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Rich writes: "What Snowden has done instead is far more prosaic: He has revealed a post-9/11 security regimen that few sentient Americans seem to find surprising and that many seem to want."

New York Magazine columnist Frank Rich. (photo: NY Magazine)
New York Magazine columnist Frank Rich. (photo: NY Magazine)

Edward Snowden Won't Undo the Patriot Act

By Frank Rich, New York Magazine

15 June 13


Every week, New York Magazine writer-at-large Frank Rich talks with contributor Eric Benson about the biggest stories in politics and culture. This week: Edward Snowden ignites a debate, Chuck Schumer makes his LBJ play, and the Tony Awards defy the prognosticators.

ate last week, we found out that the source of the major NSA leak was a 29-year-old, Ron Paul–supporting defense contractor named Edward Snowden. Both John Boehner and Dianne Feinstein have labeled Snowden a traitor. The Times editorial board has come to his defense. What do you make of him?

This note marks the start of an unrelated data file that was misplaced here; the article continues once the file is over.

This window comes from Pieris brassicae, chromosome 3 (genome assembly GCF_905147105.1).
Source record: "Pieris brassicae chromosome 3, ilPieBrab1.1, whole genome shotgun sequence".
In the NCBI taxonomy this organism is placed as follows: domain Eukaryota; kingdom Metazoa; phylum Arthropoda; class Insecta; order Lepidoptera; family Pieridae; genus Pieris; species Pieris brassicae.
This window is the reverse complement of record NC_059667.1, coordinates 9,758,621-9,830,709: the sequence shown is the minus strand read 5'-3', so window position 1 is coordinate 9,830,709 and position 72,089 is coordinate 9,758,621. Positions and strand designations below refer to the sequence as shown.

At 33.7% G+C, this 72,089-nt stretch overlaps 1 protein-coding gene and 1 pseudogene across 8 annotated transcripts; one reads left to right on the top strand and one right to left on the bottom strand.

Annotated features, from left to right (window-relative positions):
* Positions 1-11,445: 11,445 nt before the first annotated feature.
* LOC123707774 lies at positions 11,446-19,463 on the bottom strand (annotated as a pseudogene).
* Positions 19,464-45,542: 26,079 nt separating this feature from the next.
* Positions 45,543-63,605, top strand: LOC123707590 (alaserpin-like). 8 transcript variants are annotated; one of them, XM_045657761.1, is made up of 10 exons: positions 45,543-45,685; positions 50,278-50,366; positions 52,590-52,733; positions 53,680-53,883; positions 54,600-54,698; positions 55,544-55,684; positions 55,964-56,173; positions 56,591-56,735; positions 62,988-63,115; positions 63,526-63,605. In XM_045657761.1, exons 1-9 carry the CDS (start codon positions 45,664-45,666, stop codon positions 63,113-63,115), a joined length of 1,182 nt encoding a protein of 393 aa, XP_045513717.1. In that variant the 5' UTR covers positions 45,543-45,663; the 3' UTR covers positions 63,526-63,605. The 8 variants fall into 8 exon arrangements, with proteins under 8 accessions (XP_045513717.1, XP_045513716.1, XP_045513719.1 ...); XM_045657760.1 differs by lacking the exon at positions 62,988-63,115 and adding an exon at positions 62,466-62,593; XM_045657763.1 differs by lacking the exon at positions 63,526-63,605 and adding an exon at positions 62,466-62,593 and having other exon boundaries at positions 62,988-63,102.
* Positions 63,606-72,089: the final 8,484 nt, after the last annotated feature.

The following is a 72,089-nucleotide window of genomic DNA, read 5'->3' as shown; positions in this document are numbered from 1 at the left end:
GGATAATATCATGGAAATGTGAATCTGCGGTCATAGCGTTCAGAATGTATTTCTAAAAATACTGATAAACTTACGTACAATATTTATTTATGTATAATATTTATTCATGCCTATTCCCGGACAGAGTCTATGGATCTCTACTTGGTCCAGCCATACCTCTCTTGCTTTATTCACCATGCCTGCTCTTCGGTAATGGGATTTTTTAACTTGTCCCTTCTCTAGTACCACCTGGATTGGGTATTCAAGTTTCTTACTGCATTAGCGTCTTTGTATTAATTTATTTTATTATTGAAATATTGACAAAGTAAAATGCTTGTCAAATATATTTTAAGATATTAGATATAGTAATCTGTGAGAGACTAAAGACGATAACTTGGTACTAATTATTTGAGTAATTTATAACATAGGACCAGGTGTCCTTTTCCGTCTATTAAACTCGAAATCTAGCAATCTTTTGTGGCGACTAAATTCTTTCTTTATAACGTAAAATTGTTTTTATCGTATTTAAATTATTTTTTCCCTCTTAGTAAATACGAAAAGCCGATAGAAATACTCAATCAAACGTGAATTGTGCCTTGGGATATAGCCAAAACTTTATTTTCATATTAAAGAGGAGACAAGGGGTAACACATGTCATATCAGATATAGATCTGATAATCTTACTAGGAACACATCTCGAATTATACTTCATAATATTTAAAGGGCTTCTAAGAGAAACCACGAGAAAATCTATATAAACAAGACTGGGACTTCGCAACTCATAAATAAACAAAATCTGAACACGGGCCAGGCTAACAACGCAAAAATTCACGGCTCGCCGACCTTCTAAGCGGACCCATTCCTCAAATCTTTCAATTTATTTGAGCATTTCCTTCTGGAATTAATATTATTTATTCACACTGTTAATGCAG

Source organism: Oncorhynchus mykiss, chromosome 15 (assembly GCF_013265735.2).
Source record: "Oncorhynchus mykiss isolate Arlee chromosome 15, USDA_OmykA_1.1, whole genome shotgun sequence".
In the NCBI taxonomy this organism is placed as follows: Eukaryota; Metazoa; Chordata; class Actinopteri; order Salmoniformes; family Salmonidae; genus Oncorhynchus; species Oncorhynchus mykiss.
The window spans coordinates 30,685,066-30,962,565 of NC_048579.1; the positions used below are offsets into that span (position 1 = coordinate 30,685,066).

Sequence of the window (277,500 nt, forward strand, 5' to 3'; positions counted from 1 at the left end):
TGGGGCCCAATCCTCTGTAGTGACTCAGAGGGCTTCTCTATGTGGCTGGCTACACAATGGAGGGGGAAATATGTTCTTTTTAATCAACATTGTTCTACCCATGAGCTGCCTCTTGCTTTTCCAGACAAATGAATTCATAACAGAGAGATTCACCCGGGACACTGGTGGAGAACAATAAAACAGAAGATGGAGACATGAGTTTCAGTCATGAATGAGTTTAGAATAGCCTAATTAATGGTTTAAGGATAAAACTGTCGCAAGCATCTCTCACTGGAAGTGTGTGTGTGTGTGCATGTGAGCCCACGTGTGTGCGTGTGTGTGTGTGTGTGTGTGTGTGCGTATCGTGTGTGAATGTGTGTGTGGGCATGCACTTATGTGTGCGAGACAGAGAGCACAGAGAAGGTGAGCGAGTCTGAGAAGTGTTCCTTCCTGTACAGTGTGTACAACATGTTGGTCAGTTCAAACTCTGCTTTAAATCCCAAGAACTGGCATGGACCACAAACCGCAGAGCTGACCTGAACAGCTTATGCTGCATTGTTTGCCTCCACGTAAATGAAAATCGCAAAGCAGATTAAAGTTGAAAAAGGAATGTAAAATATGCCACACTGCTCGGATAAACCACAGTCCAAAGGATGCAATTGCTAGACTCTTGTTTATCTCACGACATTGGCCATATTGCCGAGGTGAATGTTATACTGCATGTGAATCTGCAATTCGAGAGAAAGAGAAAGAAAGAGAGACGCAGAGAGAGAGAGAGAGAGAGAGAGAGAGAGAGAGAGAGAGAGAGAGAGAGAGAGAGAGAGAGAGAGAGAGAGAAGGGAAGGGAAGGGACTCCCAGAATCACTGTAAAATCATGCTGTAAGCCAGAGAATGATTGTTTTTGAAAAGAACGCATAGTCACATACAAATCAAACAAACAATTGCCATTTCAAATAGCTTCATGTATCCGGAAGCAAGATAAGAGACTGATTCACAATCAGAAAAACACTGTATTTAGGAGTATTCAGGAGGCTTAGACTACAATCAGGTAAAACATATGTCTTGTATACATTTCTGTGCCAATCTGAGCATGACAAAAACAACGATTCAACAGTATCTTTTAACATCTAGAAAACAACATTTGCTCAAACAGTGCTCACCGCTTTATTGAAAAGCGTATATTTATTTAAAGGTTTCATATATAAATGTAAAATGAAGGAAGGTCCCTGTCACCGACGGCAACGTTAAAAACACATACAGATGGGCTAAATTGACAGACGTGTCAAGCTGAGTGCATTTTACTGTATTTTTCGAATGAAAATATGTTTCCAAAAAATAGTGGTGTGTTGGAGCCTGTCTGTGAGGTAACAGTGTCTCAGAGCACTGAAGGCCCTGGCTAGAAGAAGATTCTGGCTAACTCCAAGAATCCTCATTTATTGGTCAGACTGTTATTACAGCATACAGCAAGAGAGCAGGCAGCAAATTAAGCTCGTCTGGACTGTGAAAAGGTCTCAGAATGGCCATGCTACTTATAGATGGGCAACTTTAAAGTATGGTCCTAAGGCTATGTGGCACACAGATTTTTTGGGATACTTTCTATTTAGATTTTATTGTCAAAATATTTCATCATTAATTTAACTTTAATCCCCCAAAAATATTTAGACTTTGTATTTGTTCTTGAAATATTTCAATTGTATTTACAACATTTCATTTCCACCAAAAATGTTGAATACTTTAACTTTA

Isn't it something of a commentary on the might of the American surveillance state that a 29-year-old high-school dropout could elude an international law-enforcement dragnet for as long as Snowden has? As Seth Lipsky wrote in the New York Post this morning, it's a plot out of Catch Me If You Can. That said, it's preposterous to label this 29-year-old IT guy a traitor at this point. As far as we can tell now, he hasn't handed over state secrets to an enemy. The revelation that the government is using data mining in itself does not seem to have damaged our security; surely terrorists aren't total idiots and have figured this out too. Nor is Snowden a hero. His leak is unlikely to rescue America from the Orwellian excesses of the Patriot Act that have haunted us for more than a decade. What Snowden has done instead is far more prosaic: He has revealed a post-9/11 security regimen that few sentient Americans seem to find surprising and that many seem to want. Snowden's flair for self-dramatization, and that of his fans in the news media and politics, should not be confused with the somewhat more mundane reality of this whole incident. His main civic contribution thus far is - in the words of President Obama and countless others - to open up a debate about the state of privacy in America. I fear that debate will not survive August.